But every now and then things come up that trigger my grief. The most recent event was my friend coming to visit with her family. Normally you would that think a friend coming to visit for the weekend would be a happy thing. Not for me. It is a bold in-your-face reminder of what I don’t have. I don’t have a normal family. I don’t have normal kids that can entertain themselves, play together, and watch TV. So when I see this mother and father interacting with their normally developing children in my house for 12-14 hours straight during the day when they are visiting, something snaps within me. I feel all the hot anger again. And the anger eventually turns into depression. I have lost something – the chance to have a normal life with a normal family – and I can never get that back.

When my friend leaves with her family, things slowly go back to normal again. I take care of my kids. I do the housework. We live our life in the unique way that we HAVE to live because of my son’s issues. And I forget a little bit about how much easier the rest of the world with normally functioning children have it. I forget about how we are different and how every day is harder for us. But I know that when they come to visit again, I will mourn again. I will go through the cycles of grief again.

a heart shaped rock with a message written on it

How do you process grief?

For me, processing grief means just feeling it. Crying. Being sad for a day or two until I have felt all the sadness enough that it moves on. But sometimes the sadness doesn’t move on. Sometimes it stays for a long time. But I don’t want to be sad forever, so how do I get over it?

I’ve found that one of the best ways to succor your sadness is to look outside of yourself and start serving others. Once you know what it is like to be truly depressed and have experienced great loss, you can actually be the best person to comfort others when they lose things as well. You can sit there and cry with others. You can listen as they talk about their grief and negative emotions. You can be the one who doesn’t judge but just loves. Because you have been there too.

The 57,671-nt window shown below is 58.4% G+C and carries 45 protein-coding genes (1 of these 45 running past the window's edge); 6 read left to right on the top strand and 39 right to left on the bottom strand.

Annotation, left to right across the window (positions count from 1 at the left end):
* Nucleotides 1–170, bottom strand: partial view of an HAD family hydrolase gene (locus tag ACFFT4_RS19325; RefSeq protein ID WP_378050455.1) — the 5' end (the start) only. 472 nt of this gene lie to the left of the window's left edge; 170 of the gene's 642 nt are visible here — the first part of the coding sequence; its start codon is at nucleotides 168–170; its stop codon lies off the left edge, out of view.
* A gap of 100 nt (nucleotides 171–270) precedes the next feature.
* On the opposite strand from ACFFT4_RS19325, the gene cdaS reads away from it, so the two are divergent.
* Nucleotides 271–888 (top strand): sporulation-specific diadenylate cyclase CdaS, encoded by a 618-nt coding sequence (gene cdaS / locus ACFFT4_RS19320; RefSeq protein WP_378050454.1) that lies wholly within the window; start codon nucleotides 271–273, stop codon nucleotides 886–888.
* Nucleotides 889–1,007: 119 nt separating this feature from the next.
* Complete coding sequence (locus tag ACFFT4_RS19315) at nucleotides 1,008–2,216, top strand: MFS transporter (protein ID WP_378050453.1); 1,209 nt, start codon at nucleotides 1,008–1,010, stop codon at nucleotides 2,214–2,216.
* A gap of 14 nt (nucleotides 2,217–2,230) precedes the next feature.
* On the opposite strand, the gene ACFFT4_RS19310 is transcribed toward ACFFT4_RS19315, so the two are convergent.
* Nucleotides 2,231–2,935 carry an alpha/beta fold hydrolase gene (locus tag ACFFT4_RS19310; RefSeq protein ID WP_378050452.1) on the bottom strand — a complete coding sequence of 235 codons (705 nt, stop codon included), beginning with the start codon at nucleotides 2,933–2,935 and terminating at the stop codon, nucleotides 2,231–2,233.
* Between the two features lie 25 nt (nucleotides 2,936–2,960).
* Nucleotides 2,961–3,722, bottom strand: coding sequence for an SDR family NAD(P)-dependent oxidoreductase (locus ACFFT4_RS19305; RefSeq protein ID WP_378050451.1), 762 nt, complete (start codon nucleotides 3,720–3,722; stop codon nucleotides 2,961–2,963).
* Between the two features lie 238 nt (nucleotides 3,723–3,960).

Therapy also helps this process. A therapist can give you the chance to talk about all the nuances of your grief. Talking about it can often help you process it.

Another way to process grief is to give it over to Jesus Christ. He knows your every sorrow. He weeps with you when tragedies happen and your heart is breaking. I love to write out my prayers to Him. I write about all the things that I am sad about. And then I ask for His help. I read the scriptures and I find comfort in them. Often God talks to me through the scriptures – highlighting words or phrases and showing me how this certain verse relates to my plight. Jesus Christ can give you peace to replace the anguish and light to replace the darkness. But it doesn’t always happen right away. He wants you to develop those godly attributes of patience and diligence. So sometimes you have to wait for answers to come.

But the answers and peace will come. Just keep going. That is what I have learned the past few years.

Why do I have to grieve over and over again?

So, in answer to the beginning question – why do I have to grieve over and over again – I think the answer is because you have lost something super valuable to you. It’s okay to feel the grief repeatedly, especially if it is an ambiguous loss. It’s okay to never quite “get over it”. It’s okay for it to come up again and again. Just allow yourself to be sad for a few days. You don’t need to think that there is something wrong with you. Just feel the grief and remember that it is okay to be sad sometimes.

white flower on clear glass jar